X Prize announces $2 million competition to measure ocean acidification
The Wendy Schmidt Ocean Health X Prize will award the developers of a cheap and effective pH sensor to measure ocean acidification levels.
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But ocean acidification is overall not a well-studied process. In large part, that’s due to the fact that present pH sensor technologies are too expensive or primitive to plumb the world’s highest latitudes, deep seas, and more coastal regions for details on just how and where the acidification is occurring.Skip to next paragraph
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“Our oceans are currently in the midst of a silent crisis,” says the foundation, on its website. “To fully understand and adapt to the threat of ocean acidification, better pH sensing systems to monitor and collect ocean pH data are urgently needed.”
The competition is offering two prize purses, each $1 million, but teams are eligible to win both. The first purse is the $1,000,000 Accuracy award, split into a $750,000 First Place and a $250,000 Second Place prize, which will be awarded to “the teams produce the most accurate, stable and precise pH sensors under a variety of tests.”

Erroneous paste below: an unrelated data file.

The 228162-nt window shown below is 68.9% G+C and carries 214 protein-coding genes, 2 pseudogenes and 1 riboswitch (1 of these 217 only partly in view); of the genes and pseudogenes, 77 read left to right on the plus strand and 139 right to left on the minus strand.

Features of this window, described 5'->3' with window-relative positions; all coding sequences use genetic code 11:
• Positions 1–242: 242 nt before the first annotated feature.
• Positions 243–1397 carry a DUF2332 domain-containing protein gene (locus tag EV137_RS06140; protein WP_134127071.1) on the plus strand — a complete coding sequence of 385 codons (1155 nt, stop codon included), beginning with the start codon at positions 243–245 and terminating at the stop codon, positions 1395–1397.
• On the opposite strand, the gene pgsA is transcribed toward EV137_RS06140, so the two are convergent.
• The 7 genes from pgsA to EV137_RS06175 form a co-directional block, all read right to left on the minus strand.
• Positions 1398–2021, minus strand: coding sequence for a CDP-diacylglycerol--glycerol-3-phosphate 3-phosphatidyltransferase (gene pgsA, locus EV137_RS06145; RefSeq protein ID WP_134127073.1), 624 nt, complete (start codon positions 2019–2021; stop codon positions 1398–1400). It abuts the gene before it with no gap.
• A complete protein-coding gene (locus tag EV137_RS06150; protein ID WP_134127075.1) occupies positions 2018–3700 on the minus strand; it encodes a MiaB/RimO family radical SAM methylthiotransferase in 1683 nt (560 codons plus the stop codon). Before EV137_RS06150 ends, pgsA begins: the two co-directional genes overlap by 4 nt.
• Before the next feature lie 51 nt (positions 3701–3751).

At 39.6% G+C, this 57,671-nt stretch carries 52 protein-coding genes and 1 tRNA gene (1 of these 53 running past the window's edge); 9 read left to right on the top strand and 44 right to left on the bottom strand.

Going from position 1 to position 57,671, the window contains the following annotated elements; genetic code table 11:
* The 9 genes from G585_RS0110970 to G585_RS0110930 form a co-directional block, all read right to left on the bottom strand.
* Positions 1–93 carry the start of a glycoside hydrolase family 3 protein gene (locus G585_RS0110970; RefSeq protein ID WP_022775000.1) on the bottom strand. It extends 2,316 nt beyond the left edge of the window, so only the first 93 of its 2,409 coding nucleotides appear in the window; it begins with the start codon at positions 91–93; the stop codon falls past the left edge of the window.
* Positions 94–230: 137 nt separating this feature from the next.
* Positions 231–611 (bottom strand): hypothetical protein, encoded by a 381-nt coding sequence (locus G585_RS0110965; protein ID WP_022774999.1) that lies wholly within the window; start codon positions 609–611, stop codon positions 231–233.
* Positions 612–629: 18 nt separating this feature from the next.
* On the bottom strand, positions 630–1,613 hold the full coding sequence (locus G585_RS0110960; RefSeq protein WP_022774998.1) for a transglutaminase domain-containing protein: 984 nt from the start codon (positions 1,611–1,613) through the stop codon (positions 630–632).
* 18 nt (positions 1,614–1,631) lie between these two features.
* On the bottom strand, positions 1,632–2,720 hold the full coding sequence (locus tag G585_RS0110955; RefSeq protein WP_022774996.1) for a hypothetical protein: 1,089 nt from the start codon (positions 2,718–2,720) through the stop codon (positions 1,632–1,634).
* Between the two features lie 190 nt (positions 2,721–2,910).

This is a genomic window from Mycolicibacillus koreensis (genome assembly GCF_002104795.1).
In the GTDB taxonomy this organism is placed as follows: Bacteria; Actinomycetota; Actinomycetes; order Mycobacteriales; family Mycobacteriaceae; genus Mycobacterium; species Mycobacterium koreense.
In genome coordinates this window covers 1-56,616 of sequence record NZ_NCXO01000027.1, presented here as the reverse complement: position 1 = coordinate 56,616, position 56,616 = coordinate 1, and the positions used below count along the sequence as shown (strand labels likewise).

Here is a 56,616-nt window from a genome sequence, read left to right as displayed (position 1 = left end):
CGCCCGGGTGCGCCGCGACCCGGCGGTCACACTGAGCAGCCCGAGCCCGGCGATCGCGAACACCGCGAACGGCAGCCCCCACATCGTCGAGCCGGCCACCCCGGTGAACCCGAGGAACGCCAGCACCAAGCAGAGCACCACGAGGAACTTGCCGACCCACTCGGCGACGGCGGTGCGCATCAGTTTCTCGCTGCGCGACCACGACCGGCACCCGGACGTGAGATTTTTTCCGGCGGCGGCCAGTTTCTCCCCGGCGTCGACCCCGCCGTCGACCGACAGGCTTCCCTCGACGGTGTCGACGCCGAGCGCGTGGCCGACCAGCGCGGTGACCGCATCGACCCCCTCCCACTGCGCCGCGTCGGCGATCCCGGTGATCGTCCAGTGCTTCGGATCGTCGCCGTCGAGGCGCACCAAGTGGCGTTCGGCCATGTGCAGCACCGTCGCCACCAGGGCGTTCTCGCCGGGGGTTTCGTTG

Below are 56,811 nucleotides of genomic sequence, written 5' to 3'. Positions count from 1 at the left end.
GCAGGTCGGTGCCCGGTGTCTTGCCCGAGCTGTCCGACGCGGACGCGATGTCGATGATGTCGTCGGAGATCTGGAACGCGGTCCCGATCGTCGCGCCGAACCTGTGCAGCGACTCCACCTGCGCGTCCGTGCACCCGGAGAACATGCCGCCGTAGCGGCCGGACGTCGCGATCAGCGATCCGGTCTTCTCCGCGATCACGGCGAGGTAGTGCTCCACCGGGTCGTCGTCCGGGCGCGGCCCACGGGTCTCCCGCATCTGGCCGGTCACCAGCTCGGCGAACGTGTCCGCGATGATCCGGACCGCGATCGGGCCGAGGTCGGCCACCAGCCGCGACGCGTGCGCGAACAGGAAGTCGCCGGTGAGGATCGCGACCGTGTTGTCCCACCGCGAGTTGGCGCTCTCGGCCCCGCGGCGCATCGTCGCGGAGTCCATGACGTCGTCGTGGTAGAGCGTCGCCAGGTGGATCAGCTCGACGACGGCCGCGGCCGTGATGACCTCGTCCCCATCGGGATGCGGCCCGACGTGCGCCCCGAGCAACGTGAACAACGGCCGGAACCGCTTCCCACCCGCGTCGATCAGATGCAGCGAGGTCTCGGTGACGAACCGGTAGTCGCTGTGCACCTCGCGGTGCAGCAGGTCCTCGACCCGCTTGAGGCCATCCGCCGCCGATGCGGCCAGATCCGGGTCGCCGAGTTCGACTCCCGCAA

The second purse, also split into first and second prize, is the Affordability award, given to “the teams that produce the least expensive, easy-to-use, accurate, stable, and precise pH sensors under a variety of tests.”
Registration for the competition will be open from January 1 to June 1. The full event will include lab trials in San Francisco, coastal trials in Seattle, and sea trials in Hawaii. It is expected to wrap up in May 2015.
X Prize has several other active prizes, including the $30 million Google Lunar XPRIZE to send a robot to the moon and the $10 million Qualcomm Tricorder XPRIZE aimed at engineering a mobile healthcare device.
In August, the foundation for the first time ever cancelled one of its competitions, the Archon Genomics XPRIZE. Initiated in 2006, the prize promised $10 million to the first team able to sequence 100 whole human genomes at a cost of $10,000 or less per genome. Just seven years later, after an unprecedented revolution in the speed and cost of genomic sequencing, and with private companies charging less than $5,000 per genome, the competition’s goal was moot.
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